Some motorists had a rough start to the work week, running over metal that had arisen from the pavement on the Belle Isle bridge near I-44 and NW Expressway in Oklahoma City. Officials blamed the incident on the bridge’s age (comforting, huh?) and extreme heat. I took my Jeep Wrangler for a cruise of the area around lunch Monday and shot the above video with my iPhone 4.
Good Morning America saw the video, called us and asked to use the footage on Tuesday morning’s show. I’m sure they used about 5 seconds.
Soapbox time: you don’t need expensive cameras, just use the camera with you. I had a Canon 7D and Sony HVR A1U with me. But the iPhone was the most practical for that shot. The still frame of the worker on the highway turned out to be the money shot. I use my Vado cameras all the time, especially as bumper or b-roll cams.
At the end of the day, the video you have is better than the video you don’t have.
A lot has been released, announced and proclaimed the past few weeks – Final Cut Pro X, Lytro and Red Epic posts. So as the tech changes, so does the game.
I watched “PressPausePlay” at deadCenter a few weeks ago (minus the RG of the RGB). To paraphrase something I heard in that film – technology comes first. Jimi Hendrix wouldn’t have become famous without the electric guitar. The tech comes before the person, the genius, the moment.
As tech evolves it’s all about what we do with it.
As Bart Conner says, “Why not me?”
As Boone Pickens says, “Who are you going to bet on? Bet on yourself.”
Both are good interviews, by the way.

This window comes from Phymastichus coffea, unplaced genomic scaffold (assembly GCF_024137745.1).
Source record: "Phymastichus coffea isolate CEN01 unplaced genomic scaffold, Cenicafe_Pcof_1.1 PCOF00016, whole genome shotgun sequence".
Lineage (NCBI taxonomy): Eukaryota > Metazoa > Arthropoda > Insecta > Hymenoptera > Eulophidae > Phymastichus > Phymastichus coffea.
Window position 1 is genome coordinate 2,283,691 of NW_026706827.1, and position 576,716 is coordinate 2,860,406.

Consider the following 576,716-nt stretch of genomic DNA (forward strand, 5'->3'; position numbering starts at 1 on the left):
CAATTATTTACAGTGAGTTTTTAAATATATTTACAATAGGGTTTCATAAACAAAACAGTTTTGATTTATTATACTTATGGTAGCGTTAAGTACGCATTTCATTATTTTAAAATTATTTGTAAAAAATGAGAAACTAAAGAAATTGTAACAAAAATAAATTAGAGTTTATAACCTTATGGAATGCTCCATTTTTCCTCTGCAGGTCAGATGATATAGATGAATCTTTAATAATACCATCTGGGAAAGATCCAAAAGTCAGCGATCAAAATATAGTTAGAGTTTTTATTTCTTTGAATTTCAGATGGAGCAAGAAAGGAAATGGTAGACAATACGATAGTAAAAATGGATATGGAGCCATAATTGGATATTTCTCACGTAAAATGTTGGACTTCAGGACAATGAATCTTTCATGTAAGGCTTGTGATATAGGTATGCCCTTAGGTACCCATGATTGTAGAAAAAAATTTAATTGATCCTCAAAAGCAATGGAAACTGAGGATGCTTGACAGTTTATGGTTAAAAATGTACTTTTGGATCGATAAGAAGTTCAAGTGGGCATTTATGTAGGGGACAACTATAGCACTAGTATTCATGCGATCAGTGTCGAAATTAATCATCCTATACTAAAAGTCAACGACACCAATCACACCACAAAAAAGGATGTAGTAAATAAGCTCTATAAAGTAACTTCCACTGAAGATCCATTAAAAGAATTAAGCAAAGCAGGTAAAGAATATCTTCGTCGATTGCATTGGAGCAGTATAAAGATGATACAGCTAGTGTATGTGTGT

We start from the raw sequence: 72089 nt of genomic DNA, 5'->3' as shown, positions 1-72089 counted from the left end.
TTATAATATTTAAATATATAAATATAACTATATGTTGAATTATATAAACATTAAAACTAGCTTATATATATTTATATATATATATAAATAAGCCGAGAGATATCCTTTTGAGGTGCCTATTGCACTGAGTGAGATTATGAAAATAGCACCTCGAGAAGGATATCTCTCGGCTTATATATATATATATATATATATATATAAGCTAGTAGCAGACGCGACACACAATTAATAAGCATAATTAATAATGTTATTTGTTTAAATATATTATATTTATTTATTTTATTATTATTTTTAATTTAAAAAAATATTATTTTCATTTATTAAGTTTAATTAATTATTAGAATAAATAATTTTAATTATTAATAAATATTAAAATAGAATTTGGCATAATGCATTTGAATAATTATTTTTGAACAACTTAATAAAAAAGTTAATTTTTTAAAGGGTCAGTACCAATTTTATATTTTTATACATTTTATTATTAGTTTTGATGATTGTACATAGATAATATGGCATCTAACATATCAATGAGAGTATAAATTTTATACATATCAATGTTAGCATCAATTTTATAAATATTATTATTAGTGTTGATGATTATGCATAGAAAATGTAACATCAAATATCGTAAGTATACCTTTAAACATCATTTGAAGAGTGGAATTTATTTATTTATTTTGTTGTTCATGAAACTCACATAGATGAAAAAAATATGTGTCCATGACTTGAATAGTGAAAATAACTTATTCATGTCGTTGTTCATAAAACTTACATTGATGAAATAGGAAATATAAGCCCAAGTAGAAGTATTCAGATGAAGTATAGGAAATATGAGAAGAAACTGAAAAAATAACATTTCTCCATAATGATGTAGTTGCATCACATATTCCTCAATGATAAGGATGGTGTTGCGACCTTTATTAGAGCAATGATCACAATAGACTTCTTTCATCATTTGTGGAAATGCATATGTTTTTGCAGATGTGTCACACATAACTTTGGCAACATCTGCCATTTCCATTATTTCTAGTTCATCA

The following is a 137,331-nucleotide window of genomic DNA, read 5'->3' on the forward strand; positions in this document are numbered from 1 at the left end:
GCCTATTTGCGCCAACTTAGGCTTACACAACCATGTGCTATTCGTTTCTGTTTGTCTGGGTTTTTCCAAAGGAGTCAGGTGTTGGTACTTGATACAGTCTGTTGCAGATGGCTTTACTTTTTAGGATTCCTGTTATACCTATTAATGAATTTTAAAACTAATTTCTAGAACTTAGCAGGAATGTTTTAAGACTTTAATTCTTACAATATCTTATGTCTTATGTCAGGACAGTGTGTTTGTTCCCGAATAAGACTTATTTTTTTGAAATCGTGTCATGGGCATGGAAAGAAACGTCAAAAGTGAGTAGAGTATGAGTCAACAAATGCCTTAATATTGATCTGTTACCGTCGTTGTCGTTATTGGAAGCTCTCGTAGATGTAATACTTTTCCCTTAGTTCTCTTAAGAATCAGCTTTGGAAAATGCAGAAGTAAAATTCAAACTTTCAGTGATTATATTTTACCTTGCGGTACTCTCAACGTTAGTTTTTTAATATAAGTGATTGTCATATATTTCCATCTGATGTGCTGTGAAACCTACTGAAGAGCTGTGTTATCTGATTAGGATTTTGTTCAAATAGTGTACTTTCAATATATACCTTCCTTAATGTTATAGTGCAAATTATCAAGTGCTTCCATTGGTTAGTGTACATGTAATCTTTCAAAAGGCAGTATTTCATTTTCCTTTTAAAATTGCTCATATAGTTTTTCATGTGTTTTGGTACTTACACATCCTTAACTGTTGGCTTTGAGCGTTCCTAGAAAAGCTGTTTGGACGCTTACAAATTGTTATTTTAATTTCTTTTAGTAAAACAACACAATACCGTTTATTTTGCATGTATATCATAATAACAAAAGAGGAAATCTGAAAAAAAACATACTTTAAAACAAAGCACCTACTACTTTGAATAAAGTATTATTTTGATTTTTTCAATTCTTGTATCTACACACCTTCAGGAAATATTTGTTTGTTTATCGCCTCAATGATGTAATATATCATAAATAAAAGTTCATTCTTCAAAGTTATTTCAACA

A lot of people are ripping Apple and FCPX. But somewhere, someone is gonna do something really cool with it. As someone who edits primary for online, the new FCPX sounds perfect to me, mostly for its speed (no more audio sync, no more rendering, no more Compressor or Mpeg Streamclip). I’m not worried about labels of “iMovie Pro” just show me what it lets me do. I’ll figure it out from there.
It’s not just the technology (which will always evolve), it’s what you do with it.
So here’s the quote from this article that I think is important:
Editing is going to become one of the most important, sought after skill sets in the next five to 10 years. I think we’re going to see such an incredible amount of data coming in, to the likes of which we’ve never seen before that editors are going to become one of the most important job positions out there.
This is from Chase Jarvis’ blog, a photographer/videographer I admire. Smart guy. Mucho talented. Read his blog everyday.
1. Shoot what you love.
2. Pimp that work.
People can smell whether you love what you’re shooting or not, love what you’re pimping or not, love what you’re doing or not. So you might as well effing love it for real. It’s all you’ve got.
Mr. Ersland granted The Oklahoman’s Nolan Clay an interview. NewsOK’s Grayson Cook shot the above video, combined with provided surveillance footage – of the new crime and previous shooting.
We use Brightcove at OPUBCO. I’m a big fan of Jeremy Allaire, CEO of Brightcove. In my opinion, many of his business strategies have been brilliant.
Brightcove has grown from just another video platform to a leading solution for many very large media companies. They have consistently rolled out upgrades.
We don’t fully utilize their APIs, I’m hoping we can change that this year. This means more live video and better streaming solutions across mobile devices. And it means distribution across other platforms such as Livestream and YouTube.
I also admire Allaire’s thoughts on leadership. I believe there is a needed creative area between black and white. But some people simply need everything structured.
Jeremy Allaire: “Those even became tenets for me in terms of my management style — a kind of laissez-faire approach to allowing people to self-direct and peer-collaborate to figure things out and get things done here. That attracts a certain kind of person. There are other people who can’t thrive in that — they need things spelled out, they need their five tasks.”